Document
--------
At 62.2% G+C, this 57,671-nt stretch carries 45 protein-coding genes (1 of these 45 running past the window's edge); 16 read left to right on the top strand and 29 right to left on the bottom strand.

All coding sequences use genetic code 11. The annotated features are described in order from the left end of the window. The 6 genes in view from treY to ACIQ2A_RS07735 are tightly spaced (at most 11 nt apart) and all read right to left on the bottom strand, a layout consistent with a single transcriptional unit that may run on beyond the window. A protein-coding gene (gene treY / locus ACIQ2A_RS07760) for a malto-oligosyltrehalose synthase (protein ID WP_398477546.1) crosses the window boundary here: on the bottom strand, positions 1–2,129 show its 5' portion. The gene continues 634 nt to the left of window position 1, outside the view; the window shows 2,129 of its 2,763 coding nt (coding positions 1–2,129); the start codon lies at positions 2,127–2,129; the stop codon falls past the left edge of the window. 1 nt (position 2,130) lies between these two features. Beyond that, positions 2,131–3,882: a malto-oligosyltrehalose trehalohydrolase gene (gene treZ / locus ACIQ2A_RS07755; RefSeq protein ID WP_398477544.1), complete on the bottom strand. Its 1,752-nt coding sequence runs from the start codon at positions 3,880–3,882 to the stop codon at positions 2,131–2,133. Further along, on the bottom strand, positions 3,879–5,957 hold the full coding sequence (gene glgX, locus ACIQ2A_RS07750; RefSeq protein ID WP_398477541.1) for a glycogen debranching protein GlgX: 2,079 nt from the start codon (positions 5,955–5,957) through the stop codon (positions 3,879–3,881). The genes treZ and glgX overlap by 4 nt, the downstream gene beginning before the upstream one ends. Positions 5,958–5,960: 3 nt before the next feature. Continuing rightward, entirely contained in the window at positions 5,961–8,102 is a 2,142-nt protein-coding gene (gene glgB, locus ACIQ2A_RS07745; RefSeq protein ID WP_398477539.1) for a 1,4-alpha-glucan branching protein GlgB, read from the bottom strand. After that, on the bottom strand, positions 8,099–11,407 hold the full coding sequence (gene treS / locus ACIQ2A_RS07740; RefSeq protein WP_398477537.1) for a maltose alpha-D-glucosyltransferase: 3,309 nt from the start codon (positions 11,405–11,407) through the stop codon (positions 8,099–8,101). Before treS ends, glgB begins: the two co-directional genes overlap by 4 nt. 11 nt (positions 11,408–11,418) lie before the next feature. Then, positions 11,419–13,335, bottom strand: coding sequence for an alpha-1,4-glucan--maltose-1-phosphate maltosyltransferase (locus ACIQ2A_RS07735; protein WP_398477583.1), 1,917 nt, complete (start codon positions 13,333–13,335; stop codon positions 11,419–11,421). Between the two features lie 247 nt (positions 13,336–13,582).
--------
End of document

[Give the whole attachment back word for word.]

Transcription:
At 62.2% G+C, this 57,671-nt stretch carries 45 protein-coding genes (1 of these 45 running past the window's edge); 16 read left to right on the top strand and 29 right to left on the bottom strand.

All coding sequences use genetic code 11. The annotated features are described in order from the left end of the window. The 6 genes in view from treY to ACIQ2A_RS07735 are tightly spaced (at most 11 nt apart) and all read right to left on the bottom strand, a layout consistent with a single transcriptional unit that may run on beyond the window. A protein-coding gene (gene treY / locus ACIQ2A_RS07760) for a malto-oligosyltrehalose synthase (protein ID WP_398477546.1) crosses the window boundary here: on the bottom strand, positions 1–2,129 show its 5' portion. The gene continues 634 nt to the left of window position 1, outside the view; the window shows 2,129 of its 2,763 coding nt (coding positions 1–2,129); the start codon lies at positions 2,127–2,129; the stop codon falls past the left edge of the window. 1 nt (position 2,130) lies between these two features. Beyond that, positions 2,131–3,882: a malto-oligosyltrehalose trehalohydrolase gene (gene treZ / locus ACIQ2A_RS07755; RefSeq protein ID WP_398477544.1), complete on the bottom strand. Its 1,752-nt coding sequence runs from the start codon at positions 3,880–3,882 to the stop codon at positions 2,131–2,133. Further along, on the bottom strand, positions 3,879–5,957 hold the full coding sequence (gene glgX, locus ACIQ2A_RS07750; RefSeq protein ID WP_398477541.1) for a glycogen debranching protein GlgX: 2,079 nt from the start codon (positions 5,955–5,957) through the stop codon (positions 3,879–3,881). The genes treZ and glgX overlap by 4 nt, the downstream gene beginning before the upstream one ends. Positions 5,958–5,960: 3 nt before the next feature. Continuing rightward, entirely contained in the window at positions 5,961–8,102 is a 2,142-nt protein-coding gene (gene glgB, locus ACIQ2A_RS07745; RefSeq protein ID WP_398477539.1) for a 1,4-alpha-glucan branching protein GlgB, read from the bottom strand. After that, on the bottom strand, positions 8,099–11,407 hold the full coding sequence (gene treS / locus ACIQ2A_RS07740; RefSeq protein WP_398477537.1) for a maltose alpha-D-glucosyltransferase: 3,309 nt from the start codon (positions 11,405–11,407) through the stop codon (positions 8,099–8,101). Before treS ends, glgB begins: the two co-directional genes overlap by 4 nt. 11 nt (positions 11,408–11,418) lie before the next feature. Then, positions 11,419–13,335, bottom strand: coding sequence for an alpha-1,4-glucan--maltose-1-phosphate maltosyltransferase (locus ACIQ2A_RS07735; protein WP_398477583.1), 1,917 nt, complete (start codon positions 13,333–13,335; stop codon positions 11,419–11,421). Between the two features lie 247 nt (positions 13,336–13,582).